Monday, June 2, 2008

Dyslexia and Related Disorders

Dyslexia comes from the Greek language that means poor language. Individuals with dyslexia usually have problem with reading, writing and spelling despite adequate intelligence and educational experience. Some may have other related disorders such as ADHD, dysgraphia (difficulty with handwriting), dyscalculia (difficulty with math) and dyspraxia (difficulty with motor skills). Dyslexia often runs in families. Individuals with dyslexia need a multisensory, explicit, systematic and cumulative reading method to learn well.

Individuals with dyslexia may have the following characteristics:

- delayed spoken language
- difficulty in learning the sequence of the letters in the alphabet
- persistent letter reversals, rotations and transpositions in spelling, reading and writing
- difficulty in completing school assignments and they do not reflect his/her potential
- difficulty in remembering spelling
- poor word retrieval ability and poor short term memory
- slow and laborious oral reading (reading below grade level)
- difficulty in pronouncing words (magazine - makasing, caterpillar - gaterpeller)
- difficulty in following directions
- confusion with left and right, time, days in the week etc
- difficulty in hearing and manipulating sounds within words (Poor Phonemic Awareness)
- difficulty differentiating different sounds in words (Poor Auditory Discrimination)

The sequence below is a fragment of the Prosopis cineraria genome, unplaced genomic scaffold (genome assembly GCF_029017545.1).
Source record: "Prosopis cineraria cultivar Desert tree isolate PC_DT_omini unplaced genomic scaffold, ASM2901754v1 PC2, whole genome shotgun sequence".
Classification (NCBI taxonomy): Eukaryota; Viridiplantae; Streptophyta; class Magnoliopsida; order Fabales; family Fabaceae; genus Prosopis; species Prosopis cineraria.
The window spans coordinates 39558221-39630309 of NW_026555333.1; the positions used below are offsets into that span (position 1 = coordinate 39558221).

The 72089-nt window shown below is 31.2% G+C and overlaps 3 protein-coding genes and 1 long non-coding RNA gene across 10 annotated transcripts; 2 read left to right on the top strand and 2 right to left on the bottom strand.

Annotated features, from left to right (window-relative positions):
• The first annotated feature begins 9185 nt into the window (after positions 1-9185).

- difficulty in doing mathematical calculations and problem solving questions
- difficulty in retelling stories or events in the correct sequence
- poor organizational skills
- poor fine motor coordination (awkward pencil grip)
- difficulty in staying on task

Pre-school and Kindergarten:

- Delayed speech (age 3 onwards)
- Mixing up sounds in multi-syllabic words
- Left and right confusion
- Unable to rhyme (age 5 onwards)
- Poor phonemic awareness
- Difficulty in learning the names of the letters and sounds; sequencing problem

Problems Observed in Schools: Reading, Writing and Spelling

- slow, choppy and laboured reading
- often read words by shape: form – from, horse – house
- leave out/ add function words: for, of, the, a, an, was
- inaccurate reading – wrong sequence: saw – was,
who – how, lots – lost, girl – grill, etc
- directionality confusion: b – d, b – p, n – u, m – w, etc
- poor punctuation skills
- difficulty in expressing ideas in writing and proofreading

Other Observable Behaviours

- poor short term memory
- word retrieval problem
- sequencing problems
- poor organizational skills
- inconsistent and downward trend of grades